Comparative Literature: East & West
Fanxing (A Maze of Stars) and Chunshui (Spring Water) are two poetry collections of modern Chinese woman writer Bing Xin (1900–1999). Because they stand at the beginning of a new genre, xiaoshi (short poetry), and are commonly regarded as representative works of this genre, people use the epithets “Bing Xin style,” “Fanxing style,” or “Chunshui style” to refer to xiaoshi writing. Nevertheless, viewed from their intimate relationship with Rabindranath Tagore’s Stray Birds, I argue that Fanxing and Chunshui are products of both imitation and creation. Imitation is not plagiarism. Dryden defines imitation as a form of translation, which allows the full play of the translator’s freedom and personality. With writing as translation, Bing Xin creates her poetics of short poetry writing based on her imitation and appropriation of Tagore’s Stray Birds. Imitation provides the authority and inspiration as well as a model for Bing Xin to follow. However, she does not imitate slavishly or translate faithfully in a traditional sense. Rather, while taking influence from Tagore, Bing Xin reverses the patriarchal and Orientalist tendencies of Tagore with her feminist and realistic writing style. In this way, she both aligns herself with the May Fourth writers and also demonstrates her own voice and features.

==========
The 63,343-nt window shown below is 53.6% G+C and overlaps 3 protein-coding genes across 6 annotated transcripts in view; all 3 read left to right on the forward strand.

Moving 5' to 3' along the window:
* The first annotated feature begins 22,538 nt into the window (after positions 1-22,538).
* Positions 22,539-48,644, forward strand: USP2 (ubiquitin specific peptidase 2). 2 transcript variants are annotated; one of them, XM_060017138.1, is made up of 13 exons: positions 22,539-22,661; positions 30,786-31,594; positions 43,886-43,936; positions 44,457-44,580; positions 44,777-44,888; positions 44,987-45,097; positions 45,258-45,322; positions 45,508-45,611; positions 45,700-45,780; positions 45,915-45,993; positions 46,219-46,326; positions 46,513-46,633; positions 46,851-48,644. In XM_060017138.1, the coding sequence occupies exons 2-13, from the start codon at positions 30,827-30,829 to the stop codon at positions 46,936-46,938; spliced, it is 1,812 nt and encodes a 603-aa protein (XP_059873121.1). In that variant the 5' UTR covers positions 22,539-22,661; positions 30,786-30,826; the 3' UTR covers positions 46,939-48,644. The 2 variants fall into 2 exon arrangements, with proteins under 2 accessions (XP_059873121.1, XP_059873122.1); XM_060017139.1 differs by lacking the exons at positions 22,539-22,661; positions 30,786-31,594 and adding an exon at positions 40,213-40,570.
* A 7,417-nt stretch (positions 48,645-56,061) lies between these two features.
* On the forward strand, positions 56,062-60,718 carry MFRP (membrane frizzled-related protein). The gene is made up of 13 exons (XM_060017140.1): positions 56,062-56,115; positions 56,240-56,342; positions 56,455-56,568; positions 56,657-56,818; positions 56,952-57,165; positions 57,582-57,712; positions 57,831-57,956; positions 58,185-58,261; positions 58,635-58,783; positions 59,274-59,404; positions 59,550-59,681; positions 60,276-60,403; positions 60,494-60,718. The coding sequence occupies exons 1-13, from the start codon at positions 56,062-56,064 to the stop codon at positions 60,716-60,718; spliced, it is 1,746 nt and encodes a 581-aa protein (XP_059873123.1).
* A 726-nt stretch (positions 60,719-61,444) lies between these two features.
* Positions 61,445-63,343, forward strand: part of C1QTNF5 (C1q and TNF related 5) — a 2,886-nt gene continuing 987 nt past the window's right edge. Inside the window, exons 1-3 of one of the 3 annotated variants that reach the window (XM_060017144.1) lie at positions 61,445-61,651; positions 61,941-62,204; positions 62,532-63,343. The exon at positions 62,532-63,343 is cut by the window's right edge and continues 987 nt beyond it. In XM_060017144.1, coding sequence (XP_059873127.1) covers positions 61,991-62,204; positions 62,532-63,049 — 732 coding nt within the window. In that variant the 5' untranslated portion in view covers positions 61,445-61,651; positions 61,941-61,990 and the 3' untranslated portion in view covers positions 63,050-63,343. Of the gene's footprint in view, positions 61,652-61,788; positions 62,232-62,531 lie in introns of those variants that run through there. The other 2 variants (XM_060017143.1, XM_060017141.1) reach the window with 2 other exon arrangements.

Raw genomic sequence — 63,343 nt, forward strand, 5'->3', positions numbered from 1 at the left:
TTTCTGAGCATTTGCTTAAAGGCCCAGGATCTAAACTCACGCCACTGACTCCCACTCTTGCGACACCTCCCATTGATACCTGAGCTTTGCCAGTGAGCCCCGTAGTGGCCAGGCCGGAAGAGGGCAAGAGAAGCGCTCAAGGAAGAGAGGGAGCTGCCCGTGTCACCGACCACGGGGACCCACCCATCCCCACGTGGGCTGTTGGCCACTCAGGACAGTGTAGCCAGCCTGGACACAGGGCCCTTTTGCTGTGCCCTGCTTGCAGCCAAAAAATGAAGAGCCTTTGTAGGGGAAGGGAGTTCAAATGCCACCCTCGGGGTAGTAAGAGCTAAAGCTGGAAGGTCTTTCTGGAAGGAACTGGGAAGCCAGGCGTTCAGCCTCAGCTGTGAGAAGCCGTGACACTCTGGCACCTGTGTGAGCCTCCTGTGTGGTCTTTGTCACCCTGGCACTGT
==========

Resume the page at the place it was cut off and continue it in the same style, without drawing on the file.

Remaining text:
This article was originally published in Comparative Literature: East & West, 2019, Volume 3, Issue 1.
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Xiaoqing Liu (2019) Imitation and creation: Bing Xin’s Fanxing (A Maze of Stars) 繁星and Chunshui (Spring Water) 春水, Comparative Literature: East & West, 3:1, 79-100, DOI:10.1080/25723618.2019.1616660